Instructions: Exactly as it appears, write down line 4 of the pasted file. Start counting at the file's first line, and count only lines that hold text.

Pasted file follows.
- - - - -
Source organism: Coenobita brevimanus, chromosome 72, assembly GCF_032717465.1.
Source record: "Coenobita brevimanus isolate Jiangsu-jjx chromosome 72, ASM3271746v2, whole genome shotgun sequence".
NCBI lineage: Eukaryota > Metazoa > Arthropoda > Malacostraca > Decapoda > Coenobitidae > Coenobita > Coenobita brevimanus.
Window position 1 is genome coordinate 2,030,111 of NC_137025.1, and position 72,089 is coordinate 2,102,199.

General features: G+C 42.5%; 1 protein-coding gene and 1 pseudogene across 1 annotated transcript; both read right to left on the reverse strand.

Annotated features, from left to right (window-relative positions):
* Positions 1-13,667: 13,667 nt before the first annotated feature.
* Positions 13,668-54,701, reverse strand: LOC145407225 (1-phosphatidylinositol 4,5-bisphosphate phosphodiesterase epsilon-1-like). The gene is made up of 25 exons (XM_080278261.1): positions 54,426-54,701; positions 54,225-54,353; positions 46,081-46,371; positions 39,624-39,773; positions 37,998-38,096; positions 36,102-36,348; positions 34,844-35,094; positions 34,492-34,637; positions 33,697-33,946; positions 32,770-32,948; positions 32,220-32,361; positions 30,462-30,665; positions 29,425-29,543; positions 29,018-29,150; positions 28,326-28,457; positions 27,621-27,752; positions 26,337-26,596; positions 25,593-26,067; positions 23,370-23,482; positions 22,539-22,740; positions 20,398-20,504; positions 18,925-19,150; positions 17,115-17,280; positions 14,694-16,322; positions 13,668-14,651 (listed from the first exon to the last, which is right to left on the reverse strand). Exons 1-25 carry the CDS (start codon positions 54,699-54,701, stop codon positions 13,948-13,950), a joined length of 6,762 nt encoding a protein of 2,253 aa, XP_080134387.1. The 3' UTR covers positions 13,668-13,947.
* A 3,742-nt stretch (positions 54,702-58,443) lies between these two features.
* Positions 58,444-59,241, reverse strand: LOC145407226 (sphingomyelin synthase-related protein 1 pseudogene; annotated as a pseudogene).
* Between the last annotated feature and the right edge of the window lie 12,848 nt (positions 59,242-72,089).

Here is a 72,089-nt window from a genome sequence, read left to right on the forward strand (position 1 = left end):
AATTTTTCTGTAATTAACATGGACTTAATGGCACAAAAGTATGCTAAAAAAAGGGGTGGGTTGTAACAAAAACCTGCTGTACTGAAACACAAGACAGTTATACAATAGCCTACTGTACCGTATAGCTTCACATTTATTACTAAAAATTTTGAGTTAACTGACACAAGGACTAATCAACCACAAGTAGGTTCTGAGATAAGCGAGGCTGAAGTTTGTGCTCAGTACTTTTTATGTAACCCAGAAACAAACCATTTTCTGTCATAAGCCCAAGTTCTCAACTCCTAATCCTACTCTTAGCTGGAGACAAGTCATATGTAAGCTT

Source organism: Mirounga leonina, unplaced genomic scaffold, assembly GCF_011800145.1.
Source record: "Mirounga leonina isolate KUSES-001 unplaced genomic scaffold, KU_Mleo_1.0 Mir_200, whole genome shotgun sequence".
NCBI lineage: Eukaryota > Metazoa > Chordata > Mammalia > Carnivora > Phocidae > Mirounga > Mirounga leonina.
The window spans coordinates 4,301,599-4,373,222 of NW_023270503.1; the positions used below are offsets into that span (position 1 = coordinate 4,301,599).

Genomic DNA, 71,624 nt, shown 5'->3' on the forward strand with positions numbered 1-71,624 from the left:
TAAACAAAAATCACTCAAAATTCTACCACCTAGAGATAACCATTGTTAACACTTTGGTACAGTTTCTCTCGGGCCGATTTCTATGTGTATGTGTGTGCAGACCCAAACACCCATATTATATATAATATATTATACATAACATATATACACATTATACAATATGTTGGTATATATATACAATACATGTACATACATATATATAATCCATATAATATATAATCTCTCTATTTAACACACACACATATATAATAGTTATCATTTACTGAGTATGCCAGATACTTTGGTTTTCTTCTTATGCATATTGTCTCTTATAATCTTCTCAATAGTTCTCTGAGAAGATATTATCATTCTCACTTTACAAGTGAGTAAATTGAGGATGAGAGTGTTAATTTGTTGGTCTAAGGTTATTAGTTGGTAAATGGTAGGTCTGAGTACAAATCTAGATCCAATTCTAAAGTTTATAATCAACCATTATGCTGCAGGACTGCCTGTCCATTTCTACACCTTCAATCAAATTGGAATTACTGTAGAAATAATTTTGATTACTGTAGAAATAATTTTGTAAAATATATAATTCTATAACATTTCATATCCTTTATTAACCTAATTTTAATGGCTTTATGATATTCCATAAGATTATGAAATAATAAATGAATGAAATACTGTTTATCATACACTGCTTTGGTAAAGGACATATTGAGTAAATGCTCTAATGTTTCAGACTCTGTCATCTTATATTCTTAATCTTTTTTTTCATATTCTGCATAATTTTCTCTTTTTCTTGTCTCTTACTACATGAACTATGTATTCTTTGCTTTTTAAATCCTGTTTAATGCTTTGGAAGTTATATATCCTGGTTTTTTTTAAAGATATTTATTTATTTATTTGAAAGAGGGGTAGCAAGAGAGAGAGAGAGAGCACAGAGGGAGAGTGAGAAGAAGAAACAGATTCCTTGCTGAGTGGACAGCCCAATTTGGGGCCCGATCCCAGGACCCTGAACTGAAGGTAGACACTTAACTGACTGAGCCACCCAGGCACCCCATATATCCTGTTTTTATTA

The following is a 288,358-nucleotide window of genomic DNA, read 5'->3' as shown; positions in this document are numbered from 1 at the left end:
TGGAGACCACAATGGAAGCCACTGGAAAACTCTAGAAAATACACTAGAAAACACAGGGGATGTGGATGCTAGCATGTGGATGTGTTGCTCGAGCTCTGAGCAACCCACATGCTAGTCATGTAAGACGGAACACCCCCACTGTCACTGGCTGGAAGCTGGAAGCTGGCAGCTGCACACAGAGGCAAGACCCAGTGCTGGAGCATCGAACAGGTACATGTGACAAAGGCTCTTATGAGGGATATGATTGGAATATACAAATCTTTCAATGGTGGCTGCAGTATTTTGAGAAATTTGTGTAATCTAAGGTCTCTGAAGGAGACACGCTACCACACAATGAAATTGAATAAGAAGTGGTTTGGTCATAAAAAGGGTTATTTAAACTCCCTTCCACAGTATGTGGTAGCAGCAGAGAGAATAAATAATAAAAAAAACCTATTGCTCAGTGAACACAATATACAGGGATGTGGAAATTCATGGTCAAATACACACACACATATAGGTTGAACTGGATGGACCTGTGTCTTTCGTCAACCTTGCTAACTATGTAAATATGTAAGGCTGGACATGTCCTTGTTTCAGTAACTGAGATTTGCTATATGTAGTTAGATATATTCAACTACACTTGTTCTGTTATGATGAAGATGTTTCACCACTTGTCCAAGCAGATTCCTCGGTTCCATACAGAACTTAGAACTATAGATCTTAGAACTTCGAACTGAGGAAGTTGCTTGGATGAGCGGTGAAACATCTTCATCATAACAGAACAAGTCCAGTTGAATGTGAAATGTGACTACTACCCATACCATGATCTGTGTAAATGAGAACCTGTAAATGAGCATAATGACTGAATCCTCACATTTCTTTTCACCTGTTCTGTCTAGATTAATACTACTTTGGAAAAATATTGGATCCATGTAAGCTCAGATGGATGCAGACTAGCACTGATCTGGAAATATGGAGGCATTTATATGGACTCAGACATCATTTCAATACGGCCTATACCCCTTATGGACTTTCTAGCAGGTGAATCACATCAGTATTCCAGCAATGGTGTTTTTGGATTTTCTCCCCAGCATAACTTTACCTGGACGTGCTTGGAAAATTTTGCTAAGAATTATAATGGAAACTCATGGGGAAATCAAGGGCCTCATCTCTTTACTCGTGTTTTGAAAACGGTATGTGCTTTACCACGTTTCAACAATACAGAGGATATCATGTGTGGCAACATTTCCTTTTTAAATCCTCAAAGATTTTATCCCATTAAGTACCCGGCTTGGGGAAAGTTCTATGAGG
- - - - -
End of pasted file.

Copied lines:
Window position 1 is genome coordinate 2,030,111 of NC_137025.1, and position 72,089 is coordinate 2,102,199.